Arterial Intima-Media Thickness, Endothelial Function, and Apolipoproteins in Adolescents Frequently Exposed to Tobacco Smoke
Background Exposure to tobacco smoke is associated with markers of preclinical atherosclerosis in adults, but its effect on arterial structure in adolescents is unknown.
Methods and Results Healthy 13-year-old adolescents from the atherosclerosis prevention trial STRIP were studied. Maximum carotid and aortic intima-media thickness and brachial artery flow-mediated dilation were measured in 494 adolescents using high-resolution ultrasound. Serum lipid, lipoprotein, and apolipoprotein (Apo) A-I and B concentrations were determined using standard methods. Exposure to tobacco smoke was measured annually between ages 8 and 13 years using serum cotinine concentrations, analyzed with gas chromatography. To define longitudinal exposure, cotinine values of children having serum cotinine measured 2 to 6 times during follow-up were averaged and divided into tertiles (exposure groups): low (n=160), intermediate (n=171), and high (n=163). Adolescents with higher longitudinal exposure to tobacco smoke had increased carotid intima-media thickness (exposure groups [mean±SD]: low, 0.502±0.079 mm; intermediate, 0.525±0.070 mm; high, 0.535±0.066 mm; P<0.001) and increased aortic intima-media thickness (exposure groups: low, 0.527±0.113 mm; intermediate, 0.563±0.139 mm; high, 0.567±0.126 mm; P=0.008). The flow-mediated dilation decreased when cotinine level increased (exposure groups: low, 10.43±4.34%; intermediate, 9.78±4.38%; high, 8.82±4.14%; P=0.004). Moreover, ApoB (P=0.014) and ApoB/ApoA-I ratio (P=0.045) increased with increase in cotinine level. The associations between tobacco smoke exposure and ultrasound variables were unchanged after adjusting for traditional atherosclerosis risk factors and for ApoB.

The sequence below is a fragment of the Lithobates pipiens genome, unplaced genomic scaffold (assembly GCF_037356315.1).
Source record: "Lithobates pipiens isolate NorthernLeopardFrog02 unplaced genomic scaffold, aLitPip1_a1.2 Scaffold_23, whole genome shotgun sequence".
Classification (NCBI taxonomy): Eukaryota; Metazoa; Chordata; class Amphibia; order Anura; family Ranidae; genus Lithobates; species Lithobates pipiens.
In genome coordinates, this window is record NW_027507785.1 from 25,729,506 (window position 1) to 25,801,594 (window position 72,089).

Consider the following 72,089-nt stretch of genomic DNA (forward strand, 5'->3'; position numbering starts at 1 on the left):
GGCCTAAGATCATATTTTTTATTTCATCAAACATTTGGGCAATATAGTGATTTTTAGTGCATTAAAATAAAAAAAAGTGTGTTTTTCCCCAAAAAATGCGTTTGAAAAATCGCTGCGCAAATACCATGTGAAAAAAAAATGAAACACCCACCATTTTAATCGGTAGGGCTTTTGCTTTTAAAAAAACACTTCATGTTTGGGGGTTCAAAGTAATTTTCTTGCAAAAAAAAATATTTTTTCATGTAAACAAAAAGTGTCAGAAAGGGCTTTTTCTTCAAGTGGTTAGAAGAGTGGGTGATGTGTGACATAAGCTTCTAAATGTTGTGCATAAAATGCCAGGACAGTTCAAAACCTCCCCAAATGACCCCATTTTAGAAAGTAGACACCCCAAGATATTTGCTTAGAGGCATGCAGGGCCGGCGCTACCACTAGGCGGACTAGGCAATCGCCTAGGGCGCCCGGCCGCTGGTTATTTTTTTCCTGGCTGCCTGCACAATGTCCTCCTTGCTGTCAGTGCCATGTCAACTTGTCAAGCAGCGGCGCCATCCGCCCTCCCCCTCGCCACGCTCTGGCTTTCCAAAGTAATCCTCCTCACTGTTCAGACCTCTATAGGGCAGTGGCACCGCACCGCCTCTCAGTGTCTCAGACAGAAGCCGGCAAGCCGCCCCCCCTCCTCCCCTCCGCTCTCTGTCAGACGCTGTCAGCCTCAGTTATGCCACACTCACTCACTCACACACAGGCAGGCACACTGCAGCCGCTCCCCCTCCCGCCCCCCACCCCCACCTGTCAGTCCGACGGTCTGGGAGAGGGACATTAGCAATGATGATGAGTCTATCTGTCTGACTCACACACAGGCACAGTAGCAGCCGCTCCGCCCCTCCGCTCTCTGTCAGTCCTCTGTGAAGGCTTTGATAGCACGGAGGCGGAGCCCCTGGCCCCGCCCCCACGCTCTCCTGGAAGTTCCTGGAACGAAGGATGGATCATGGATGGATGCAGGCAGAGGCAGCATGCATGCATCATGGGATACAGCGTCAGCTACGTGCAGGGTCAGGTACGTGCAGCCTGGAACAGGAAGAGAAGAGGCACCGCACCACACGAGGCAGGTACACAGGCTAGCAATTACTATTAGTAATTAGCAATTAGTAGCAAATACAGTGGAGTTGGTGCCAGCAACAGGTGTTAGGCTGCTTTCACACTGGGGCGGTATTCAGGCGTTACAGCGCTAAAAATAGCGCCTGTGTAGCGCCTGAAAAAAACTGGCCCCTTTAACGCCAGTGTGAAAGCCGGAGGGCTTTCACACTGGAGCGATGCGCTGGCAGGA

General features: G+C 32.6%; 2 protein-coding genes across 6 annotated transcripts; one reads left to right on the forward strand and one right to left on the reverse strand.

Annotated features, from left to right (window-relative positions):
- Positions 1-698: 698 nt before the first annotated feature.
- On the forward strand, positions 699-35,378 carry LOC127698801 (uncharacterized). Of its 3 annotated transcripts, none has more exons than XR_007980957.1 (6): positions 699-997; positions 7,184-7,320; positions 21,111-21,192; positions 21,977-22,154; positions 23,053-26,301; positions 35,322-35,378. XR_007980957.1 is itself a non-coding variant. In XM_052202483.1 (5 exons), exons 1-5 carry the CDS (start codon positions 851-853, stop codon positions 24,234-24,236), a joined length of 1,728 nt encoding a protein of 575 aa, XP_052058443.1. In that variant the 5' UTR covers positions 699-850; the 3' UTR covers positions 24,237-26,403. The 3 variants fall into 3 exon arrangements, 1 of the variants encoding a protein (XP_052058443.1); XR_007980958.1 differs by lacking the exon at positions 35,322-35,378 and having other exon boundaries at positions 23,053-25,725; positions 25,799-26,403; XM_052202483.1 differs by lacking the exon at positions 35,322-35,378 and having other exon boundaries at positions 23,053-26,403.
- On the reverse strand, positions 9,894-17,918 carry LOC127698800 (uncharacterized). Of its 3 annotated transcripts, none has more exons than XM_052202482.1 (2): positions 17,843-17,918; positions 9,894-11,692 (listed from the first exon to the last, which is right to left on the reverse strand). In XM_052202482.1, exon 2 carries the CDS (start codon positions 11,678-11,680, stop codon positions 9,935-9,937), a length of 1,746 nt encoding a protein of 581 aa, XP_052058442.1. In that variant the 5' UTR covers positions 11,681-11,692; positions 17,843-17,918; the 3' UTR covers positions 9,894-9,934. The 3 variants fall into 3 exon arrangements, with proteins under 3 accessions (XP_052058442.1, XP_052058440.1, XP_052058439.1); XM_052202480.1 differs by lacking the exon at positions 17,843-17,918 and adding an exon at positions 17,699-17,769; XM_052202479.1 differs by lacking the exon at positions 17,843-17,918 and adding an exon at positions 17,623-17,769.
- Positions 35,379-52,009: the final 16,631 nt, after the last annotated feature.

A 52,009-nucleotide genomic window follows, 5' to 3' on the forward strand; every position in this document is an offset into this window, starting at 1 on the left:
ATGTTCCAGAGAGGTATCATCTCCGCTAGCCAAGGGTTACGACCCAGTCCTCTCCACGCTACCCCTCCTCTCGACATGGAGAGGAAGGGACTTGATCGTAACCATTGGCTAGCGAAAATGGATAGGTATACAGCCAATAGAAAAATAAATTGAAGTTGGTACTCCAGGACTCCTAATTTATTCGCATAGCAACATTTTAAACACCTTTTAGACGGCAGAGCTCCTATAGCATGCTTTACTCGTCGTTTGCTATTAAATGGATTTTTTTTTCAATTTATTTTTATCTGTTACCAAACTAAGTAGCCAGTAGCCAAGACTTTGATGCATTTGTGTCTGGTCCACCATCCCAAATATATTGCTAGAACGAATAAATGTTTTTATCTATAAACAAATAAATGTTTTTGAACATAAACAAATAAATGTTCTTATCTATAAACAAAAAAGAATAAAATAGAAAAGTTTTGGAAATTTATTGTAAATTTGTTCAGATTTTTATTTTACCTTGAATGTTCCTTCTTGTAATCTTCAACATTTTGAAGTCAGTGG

Conclusions Frequent exposure to tobacco smoke is independently associated with arterial changes of preclinical atherosclerosis and increased ApoB levels among healthy adolescents.
- Received February 11, 2009.
- Accepted January 7, 2010.
- © 2010 American Heart Association, Inc.